UNIVERSITY HEIGHTS — The congregation of St. Andrew Presbyterian Church has voted in favor of selling the church property, 1300 Melrose Ave., to a developer who wants to build condominiums there.
About 65 percent of the 367 ballots cast Sunday were in support of the sale.
During a brief debate before the vote, congregants opposed to the resolution cited concerns related to safety, funding, convenience and the necessity of building a new facility. Some said they were concerned that those with limited transportation wouldn’t have as much access to the new location on Camp Cardinal Road.
Proponents countered that a new church would accommodate the growing congregation and alleviate parking problems. They said the congregation needed to do what would be best for its future members.
“I know it’s been a tough time for the congregation,” the Rev. Matt Paul said. “I’ve only been here for a year and a half, but they have grappled with this for four years, and that’s a long time to be in the holding pattern, if you will.”
Paul said the deal is subject to approval by the Presbytery of East Iowa. If that happens, the 5.3-acre church property will be sold to developer Jeff Maxwell, who has offered to buy it for $4.3 million. He intends to construct a $44.9 million development called One University Place, with 69 condominiums and two buildings of commercial space.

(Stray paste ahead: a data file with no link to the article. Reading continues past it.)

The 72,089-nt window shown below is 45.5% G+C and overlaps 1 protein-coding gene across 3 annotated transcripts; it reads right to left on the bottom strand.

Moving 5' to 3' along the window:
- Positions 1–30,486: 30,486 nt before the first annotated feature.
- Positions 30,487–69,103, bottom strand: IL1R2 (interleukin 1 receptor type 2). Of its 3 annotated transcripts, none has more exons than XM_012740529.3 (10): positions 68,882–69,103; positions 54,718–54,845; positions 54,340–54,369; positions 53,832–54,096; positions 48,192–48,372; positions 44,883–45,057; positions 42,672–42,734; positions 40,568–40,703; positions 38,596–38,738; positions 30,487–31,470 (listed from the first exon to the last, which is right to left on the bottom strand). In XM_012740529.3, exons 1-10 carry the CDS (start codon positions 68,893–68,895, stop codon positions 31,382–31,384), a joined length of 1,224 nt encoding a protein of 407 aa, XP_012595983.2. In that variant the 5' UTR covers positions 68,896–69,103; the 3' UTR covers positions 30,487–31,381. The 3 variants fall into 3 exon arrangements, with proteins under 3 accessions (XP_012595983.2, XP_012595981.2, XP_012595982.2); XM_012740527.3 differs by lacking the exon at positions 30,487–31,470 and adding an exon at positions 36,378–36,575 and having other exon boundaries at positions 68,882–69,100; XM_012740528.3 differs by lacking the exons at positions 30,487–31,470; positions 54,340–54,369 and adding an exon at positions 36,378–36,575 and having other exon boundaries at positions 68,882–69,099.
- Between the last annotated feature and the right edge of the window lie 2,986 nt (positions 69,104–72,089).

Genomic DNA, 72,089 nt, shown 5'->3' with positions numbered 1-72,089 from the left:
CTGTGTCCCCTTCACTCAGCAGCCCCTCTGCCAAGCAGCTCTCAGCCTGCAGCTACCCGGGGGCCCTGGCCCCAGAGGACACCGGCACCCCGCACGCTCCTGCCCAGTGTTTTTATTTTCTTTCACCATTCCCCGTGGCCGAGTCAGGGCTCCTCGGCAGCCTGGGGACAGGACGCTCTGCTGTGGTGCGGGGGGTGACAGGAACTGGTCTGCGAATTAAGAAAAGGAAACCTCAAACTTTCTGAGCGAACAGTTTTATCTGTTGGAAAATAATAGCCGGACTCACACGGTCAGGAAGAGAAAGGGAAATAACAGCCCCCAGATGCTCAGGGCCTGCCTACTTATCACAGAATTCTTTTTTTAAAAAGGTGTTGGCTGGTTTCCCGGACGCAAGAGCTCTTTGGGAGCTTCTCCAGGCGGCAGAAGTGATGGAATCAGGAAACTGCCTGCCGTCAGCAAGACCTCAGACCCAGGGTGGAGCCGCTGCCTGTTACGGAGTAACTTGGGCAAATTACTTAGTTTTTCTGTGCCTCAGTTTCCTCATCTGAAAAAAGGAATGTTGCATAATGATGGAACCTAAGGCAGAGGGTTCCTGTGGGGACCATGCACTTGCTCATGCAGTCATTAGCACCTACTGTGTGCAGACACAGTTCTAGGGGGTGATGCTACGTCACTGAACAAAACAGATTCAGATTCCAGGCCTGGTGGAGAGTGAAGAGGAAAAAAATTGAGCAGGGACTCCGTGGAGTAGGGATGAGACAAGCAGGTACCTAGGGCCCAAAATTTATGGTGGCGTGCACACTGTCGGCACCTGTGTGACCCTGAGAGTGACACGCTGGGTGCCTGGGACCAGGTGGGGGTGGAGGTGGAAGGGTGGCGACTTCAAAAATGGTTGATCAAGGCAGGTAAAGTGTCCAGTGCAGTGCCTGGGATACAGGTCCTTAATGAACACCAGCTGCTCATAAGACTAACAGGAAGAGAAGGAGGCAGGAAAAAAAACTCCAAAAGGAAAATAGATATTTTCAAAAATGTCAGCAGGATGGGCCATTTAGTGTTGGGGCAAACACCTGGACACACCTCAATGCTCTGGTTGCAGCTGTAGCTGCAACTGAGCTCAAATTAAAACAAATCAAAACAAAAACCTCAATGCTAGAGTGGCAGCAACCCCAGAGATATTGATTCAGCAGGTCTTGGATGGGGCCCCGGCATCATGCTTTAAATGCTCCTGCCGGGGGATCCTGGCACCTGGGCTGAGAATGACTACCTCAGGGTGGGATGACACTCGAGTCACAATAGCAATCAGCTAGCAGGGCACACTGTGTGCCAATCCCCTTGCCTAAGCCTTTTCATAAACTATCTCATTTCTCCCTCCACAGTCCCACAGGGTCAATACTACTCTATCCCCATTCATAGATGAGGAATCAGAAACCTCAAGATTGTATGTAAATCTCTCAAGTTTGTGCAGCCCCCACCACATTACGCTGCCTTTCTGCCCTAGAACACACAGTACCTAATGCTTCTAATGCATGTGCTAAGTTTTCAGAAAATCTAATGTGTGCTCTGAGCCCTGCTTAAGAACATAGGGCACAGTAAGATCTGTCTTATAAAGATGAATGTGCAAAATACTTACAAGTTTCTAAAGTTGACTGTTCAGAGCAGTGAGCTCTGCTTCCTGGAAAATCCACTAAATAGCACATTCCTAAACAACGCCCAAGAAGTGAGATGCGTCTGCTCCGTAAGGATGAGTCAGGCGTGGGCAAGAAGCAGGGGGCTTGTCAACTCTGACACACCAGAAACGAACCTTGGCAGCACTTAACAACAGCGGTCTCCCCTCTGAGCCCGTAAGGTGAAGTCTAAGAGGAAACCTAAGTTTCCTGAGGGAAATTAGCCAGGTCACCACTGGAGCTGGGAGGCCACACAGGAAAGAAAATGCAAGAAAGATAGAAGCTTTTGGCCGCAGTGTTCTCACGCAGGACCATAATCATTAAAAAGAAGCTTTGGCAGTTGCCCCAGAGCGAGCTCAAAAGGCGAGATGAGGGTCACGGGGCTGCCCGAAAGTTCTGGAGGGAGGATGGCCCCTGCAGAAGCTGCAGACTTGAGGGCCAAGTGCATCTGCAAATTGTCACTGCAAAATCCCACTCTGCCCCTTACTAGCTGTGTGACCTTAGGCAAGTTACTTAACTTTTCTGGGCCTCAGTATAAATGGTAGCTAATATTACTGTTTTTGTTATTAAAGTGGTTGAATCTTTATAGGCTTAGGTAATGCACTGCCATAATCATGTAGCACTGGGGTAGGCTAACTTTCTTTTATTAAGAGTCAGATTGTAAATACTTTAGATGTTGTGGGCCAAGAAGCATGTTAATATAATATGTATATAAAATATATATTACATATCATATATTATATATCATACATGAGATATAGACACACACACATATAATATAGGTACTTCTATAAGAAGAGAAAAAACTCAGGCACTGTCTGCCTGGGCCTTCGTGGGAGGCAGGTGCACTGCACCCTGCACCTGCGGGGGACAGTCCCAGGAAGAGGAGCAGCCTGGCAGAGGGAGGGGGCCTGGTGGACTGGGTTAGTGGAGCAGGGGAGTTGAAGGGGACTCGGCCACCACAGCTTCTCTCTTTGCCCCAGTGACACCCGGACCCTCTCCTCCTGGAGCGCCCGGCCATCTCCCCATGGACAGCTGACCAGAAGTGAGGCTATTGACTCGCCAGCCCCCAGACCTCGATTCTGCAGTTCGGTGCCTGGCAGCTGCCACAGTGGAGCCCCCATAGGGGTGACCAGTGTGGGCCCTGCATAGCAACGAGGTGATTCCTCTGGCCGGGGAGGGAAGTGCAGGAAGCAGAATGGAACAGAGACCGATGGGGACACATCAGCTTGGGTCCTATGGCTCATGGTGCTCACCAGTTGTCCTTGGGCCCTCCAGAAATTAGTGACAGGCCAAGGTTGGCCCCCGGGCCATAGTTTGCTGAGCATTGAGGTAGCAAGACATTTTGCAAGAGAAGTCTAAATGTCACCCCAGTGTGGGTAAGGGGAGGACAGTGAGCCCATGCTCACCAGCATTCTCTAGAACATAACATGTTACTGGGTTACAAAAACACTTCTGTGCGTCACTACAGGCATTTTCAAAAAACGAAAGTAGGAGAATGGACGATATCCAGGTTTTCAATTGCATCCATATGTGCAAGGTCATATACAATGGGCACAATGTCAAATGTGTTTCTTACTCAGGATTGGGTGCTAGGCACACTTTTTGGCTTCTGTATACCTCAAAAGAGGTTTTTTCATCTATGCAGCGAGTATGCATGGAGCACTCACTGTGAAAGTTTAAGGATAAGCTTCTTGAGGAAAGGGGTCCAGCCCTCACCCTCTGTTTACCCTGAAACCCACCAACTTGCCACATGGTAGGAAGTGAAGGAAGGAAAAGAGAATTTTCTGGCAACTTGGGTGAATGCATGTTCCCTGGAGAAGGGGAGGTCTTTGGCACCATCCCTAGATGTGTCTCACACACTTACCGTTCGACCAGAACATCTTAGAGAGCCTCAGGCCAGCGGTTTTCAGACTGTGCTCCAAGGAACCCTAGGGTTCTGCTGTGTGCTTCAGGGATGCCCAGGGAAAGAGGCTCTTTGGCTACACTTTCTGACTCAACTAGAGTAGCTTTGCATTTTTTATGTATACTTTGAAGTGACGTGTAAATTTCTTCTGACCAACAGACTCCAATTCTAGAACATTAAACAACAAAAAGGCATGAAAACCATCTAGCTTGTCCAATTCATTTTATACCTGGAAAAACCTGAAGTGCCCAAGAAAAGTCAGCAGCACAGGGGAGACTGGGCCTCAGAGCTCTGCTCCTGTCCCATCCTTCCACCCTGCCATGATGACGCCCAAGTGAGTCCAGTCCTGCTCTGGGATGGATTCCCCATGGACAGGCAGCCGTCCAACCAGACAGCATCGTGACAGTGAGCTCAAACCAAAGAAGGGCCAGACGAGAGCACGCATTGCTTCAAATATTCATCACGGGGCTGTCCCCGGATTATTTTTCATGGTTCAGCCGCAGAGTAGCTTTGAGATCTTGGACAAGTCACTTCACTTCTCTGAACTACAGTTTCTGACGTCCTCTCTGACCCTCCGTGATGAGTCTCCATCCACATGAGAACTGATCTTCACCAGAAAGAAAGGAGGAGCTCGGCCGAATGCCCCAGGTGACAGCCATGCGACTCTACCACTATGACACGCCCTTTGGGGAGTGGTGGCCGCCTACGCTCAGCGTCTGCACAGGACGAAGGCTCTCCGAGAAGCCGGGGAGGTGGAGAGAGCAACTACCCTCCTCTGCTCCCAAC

But to get the project built on the Melrose site, Maxwell will still need to win over the University Heights City Council. Though the project had support from three members of the five-person council before last year’s election, a majority of the current council now opposes it.
Member Rosanne Hopson said she’s been against the development since Maxwell asked the council for tax increment financing incentives to help pay for it.
“This is a private development for a private gain, and I’m just philosophically opposed to all of that,” Hopson said.
Maxwell did not immediately respond to a phone message Sunday, but he previously told The Gazette he would be willing to work with the City Council to bring the project to fruition.